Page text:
Author: Bailea Tayler
HUMAN TRAFFICKING IS A COMPLEX AND DEVASTATING GLOBAL ISSUE.
As we emerge from the depths of the pandemic, it is becoming clear that more than COVID-19 has rapidly plagued our world. Throughout the pandemic, sexual exploitation has spread across the globe with more force and has become more invisible. Human trafficking is a violation of human rights and a cruel reality for thousands of people worldwide. Studies have found that emergency situations, such as the COVID-19 pandemic, create heightened vulnerability to human trafficking and gender-based violence and impact the ability of countries to address the crime and adequately protect victims and survivors effectively.
Trafficking in persons can be expressed in several ways. According to the government of Canada, it involves the recruitment, transportation, harbouring, and/or control of persons’ movement for exploitation. The three major categories for human trafficking are sex trafficking, labour trafficking, and trafficking for organ removal.
With strained resources and isolation, victims and survivors have significantly decreased access to safety and support. The 2020 OSCE human trafficking COVID-19 report found that human trafficking disproportionately affects women, with 72% of all victims detected worldwide being female. Additionally, trafficking for sexual exploitation represents the majority of all detected trafficking cases and generates two-thirds of the global profits from trafficking (OSCE, 2020).
As governments and agencies work toward meaningful response, some considerations intensify conditions of vulnerability for victims of trafficking and survivors. The effective recovery processes of survivors depend on their ability to receive long-term support that fits their specific needs; this is what NSM works to do. As an organization, NSM’s work centers around creating safe access to services and long-term support through immediate housing and long-term after-care programs and partners to support the healing and recovery of survivors.
Economic Conditions That Exacerbate the Issue
1. Demand and Financial Incentive
Sexual exploitation is a financially motivated crime. It is also the most economically profitable form of trafficking globally.
With generated income increasing from $32 billion in 2005 to $99 billion in 2014, it is evident that the financial incentives of sex trafficking have not been adequately addressed. Therefore, addressing the demand that cultivates a space for sexual exploitation to exist is vital. The Convention on the Elimination of Discrimination Against Women (CEDAW) calls state parties to “take all appropriate measures, including legislation, to suppress all forms of traffic in women and exploitation of prostitution of women.” In alignment with CEDAW, demand must be understood expansively to address sex trafficking effectively.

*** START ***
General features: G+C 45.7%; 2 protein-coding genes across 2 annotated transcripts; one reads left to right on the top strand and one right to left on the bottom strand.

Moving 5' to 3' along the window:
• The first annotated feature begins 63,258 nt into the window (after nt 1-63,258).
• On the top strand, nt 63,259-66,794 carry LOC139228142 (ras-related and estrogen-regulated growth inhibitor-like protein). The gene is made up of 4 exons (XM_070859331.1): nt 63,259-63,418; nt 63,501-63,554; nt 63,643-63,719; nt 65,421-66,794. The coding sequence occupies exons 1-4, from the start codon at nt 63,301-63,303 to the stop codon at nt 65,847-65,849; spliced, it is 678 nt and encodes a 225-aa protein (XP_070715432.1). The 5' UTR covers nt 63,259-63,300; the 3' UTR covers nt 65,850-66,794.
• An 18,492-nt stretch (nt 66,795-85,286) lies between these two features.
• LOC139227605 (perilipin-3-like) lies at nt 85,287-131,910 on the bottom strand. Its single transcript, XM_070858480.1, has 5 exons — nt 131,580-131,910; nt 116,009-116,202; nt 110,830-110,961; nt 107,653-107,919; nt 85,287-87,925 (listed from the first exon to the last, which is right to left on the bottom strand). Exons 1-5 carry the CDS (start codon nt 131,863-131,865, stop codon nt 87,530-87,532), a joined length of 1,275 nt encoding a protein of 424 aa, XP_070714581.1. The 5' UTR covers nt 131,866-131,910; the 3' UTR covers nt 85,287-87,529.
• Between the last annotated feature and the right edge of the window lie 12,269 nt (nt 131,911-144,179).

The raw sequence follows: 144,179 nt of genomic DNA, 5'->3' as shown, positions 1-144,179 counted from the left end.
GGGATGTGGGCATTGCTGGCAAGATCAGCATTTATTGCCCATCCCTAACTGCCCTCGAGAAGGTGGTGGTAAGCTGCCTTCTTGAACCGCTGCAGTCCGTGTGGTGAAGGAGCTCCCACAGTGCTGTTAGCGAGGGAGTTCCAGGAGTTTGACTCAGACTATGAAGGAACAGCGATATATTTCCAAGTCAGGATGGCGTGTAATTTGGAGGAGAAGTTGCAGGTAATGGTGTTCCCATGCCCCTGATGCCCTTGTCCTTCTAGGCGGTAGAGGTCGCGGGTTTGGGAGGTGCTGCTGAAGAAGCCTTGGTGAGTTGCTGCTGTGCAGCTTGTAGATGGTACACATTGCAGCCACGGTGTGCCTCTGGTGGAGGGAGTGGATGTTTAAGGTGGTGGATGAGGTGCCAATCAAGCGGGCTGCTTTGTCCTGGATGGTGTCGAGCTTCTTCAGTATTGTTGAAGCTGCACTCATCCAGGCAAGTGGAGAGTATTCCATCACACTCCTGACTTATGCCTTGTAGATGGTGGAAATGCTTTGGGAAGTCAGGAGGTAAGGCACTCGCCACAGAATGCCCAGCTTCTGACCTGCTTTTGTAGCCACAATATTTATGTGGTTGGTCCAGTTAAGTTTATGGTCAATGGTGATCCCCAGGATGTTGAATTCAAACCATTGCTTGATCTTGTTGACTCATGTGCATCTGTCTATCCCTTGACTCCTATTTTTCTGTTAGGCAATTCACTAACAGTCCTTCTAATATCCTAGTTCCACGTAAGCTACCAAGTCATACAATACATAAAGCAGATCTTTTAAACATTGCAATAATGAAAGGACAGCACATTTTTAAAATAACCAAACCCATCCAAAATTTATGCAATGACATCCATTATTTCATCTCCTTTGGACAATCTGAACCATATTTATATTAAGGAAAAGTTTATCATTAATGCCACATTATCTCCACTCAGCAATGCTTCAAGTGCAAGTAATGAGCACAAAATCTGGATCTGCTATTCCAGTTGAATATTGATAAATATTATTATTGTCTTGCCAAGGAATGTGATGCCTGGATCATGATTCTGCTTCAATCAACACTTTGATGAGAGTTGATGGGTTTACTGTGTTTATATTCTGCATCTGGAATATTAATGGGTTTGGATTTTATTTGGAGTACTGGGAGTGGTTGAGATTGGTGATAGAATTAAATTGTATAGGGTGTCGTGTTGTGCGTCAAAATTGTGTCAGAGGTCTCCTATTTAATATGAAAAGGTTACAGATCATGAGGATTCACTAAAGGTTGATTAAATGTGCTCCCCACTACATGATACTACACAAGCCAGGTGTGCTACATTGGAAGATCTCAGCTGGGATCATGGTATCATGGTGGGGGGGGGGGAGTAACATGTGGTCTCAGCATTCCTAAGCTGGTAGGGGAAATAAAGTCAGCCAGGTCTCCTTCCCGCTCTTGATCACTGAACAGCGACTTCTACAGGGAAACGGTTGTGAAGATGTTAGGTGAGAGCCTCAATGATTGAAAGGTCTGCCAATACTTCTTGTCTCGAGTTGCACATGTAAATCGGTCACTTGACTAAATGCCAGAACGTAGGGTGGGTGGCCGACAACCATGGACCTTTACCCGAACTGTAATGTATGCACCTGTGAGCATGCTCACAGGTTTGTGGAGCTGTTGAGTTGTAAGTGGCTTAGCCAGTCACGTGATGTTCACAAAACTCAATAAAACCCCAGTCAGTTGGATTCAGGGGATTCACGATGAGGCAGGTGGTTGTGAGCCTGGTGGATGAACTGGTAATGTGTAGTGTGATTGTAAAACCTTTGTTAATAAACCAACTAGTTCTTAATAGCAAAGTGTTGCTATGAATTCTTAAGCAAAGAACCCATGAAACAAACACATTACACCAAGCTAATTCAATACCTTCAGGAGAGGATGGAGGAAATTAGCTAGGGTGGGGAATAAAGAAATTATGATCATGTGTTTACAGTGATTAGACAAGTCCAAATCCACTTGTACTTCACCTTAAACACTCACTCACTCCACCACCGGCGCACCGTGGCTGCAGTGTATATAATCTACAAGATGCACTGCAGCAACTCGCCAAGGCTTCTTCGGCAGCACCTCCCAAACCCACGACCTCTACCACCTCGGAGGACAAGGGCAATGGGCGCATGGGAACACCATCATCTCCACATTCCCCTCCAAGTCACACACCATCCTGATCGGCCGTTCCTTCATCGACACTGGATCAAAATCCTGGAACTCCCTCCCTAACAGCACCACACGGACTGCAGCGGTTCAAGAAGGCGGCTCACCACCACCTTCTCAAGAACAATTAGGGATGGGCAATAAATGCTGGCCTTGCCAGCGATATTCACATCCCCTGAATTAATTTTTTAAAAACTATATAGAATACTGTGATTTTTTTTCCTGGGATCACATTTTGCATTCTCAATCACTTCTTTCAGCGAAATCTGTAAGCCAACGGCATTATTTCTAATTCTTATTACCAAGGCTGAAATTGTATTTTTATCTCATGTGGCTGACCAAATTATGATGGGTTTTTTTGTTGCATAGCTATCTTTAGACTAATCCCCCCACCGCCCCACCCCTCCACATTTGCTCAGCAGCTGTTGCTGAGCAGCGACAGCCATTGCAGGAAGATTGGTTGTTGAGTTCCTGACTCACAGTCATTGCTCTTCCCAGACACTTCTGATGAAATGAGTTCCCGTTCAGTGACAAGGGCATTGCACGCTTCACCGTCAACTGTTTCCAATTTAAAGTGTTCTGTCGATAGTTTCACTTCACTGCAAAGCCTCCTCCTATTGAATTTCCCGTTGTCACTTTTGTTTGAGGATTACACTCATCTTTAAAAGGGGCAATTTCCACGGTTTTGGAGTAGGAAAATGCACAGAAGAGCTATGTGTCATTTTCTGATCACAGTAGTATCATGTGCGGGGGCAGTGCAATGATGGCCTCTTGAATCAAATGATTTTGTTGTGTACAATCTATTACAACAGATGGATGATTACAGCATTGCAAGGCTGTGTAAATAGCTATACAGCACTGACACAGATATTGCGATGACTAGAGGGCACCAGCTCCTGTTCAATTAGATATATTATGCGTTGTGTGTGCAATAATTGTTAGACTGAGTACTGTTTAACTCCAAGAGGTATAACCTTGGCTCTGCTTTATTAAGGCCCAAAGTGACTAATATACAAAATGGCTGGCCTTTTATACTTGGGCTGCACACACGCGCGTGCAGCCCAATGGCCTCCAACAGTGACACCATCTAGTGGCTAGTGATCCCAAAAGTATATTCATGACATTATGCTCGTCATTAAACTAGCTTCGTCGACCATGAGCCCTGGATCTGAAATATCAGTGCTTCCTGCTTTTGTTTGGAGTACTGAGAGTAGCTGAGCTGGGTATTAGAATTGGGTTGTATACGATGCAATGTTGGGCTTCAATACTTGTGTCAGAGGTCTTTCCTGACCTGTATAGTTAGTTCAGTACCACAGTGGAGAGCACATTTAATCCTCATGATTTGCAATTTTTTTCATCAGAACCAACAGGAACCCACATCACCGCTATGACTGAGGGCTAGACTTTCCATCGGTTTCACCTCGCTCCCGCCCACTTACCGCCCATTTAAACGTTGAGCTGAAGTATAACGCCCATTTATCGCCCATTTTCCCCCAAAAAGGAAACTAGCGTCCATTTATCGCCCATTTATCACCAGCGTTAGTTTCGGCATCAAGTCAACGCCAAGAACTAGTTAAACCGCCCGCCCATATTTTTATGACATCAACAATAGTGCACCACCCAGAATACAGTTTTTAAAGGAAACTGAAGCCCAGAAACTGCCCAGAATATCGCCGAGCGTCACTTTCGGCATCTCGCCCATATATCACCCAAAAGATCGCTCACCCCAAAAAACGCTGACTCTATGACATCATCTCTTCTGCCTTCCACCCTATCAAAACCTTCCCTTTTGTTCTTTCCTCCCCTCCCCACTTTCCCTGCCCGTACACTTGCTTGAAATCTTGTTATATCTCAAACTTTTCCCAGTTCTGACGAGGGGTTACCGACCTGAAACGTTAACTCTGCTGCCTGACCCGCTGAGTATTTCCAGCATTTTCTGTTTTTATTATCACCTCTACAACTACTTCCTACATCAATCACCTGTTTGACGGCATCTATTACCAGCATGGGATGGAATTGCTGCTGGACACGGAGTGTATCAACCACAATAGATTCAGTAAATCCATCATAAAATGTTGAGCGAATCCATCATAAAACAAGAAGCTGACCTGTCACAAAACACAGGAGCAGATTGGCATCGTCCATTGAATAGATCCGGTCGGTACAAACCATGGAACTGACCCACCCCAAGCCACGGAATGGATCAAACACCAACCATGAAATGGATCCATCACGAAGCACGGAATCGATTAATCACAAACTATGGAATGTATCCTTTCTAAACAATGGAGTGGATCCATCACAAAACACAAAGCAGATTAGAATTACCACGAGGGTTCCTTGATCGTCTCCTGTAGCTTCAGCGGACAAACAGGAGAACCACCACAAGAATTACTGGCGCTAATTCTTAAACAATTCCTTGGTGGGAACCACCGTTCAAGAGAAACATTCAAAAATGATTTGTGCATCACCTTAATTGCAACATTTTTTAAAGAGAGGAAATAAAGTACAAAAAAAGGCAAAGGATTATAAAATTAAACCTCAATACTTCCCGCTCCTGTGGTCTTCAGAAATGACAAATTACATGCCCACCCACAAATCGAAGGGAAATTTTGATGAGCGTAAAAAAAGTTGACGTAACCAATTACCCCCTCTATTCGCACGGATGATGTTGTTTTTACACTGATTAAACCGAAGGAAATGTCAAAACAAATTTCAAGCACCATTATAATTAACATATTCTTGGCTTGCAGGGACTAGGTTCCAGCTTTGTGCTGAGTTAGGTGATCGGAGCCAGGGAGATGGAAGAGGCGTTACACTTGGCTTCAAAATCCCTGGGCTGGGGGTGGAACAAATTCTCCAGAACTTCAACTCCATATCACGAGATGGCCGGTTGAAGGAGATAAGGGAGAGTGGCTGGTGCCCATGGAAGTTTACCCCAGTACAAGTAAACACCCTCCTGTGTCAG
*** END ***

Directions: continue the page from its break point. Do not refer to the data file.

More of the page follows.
Perpetual poverty can often be a traumatic experience and exposes an individual to vulnerability and socio-economic danger. Those who find themselves living in poverty for any reason are in a particularly vulnerable position. A trafficker knows how to capitalize on situations of economic dependency and coerce a woman or child into a job that exposes them to risk and sexual exploitation.
Canada’s National Strategy to Combat Human Trafficking (2020-21 Report)
Human trafficking affects the most left behind and marginalized. In Canada, this issue disproportionately impacts Indigenous women, migrants and immigrants, and people living with disabilities, among others. As part of Canada’s National Strategy, the government has integrated five pillars to combat human trafficking domestically. Empowerment, prevention, protection, prosecutions, and partnerships.
As an organization, NSM focuses its efforts on four of these five pillars – empowerment, prevention, protection, and partnership. Victims and survivors of human trafficking require a wide range of support and services that address their specific needs and assist them in their recovery and healing.
The pandemic has particularly affected the vulnerability of children to trafficking, especially online. In Canada, 21% of reported victims were girls below the age of 18, and 43% of victims were young women aged 18 to 24. Just over one-fifth (22%) of victims were women aged 25 to 34. Human trafficking continues to be a rampant crime against human rights in Canada and across the globe. The pandemic has made it harder to detect incidents and has left victims struggling to obtain help and access to justice. Furthermore, the economic downturn has amplified existing socio-economic disadvantages for at-risk populations, making them more susceptible to sex and labour trafficking.
How You Can Help Today!
- Be an advocate in your everyday life. Bring awareness to your social spheres!
- Be a friend to someone who is alone and vulnerable
- Host a fundraiser
- Volunteer with a local anti-trafficking organization
- Donate to an organization that works on the front lines
NSM is committed to increasing its capacity to serve the needs of survivors and advocate with them in allyship for protection and equitable access to social and economic life. Each survivor is important and deserves empowerment, justice, redemption, and healing. That is why we incorporate a trauma-informed lens into our work and have a person-centered approach. At NSM, we work towards meaningful collaborative partnerships with like-minded organizations to provide a continuum of care for survivors.
https://www.osce.org/cthb/489388 (OSCE, 2021)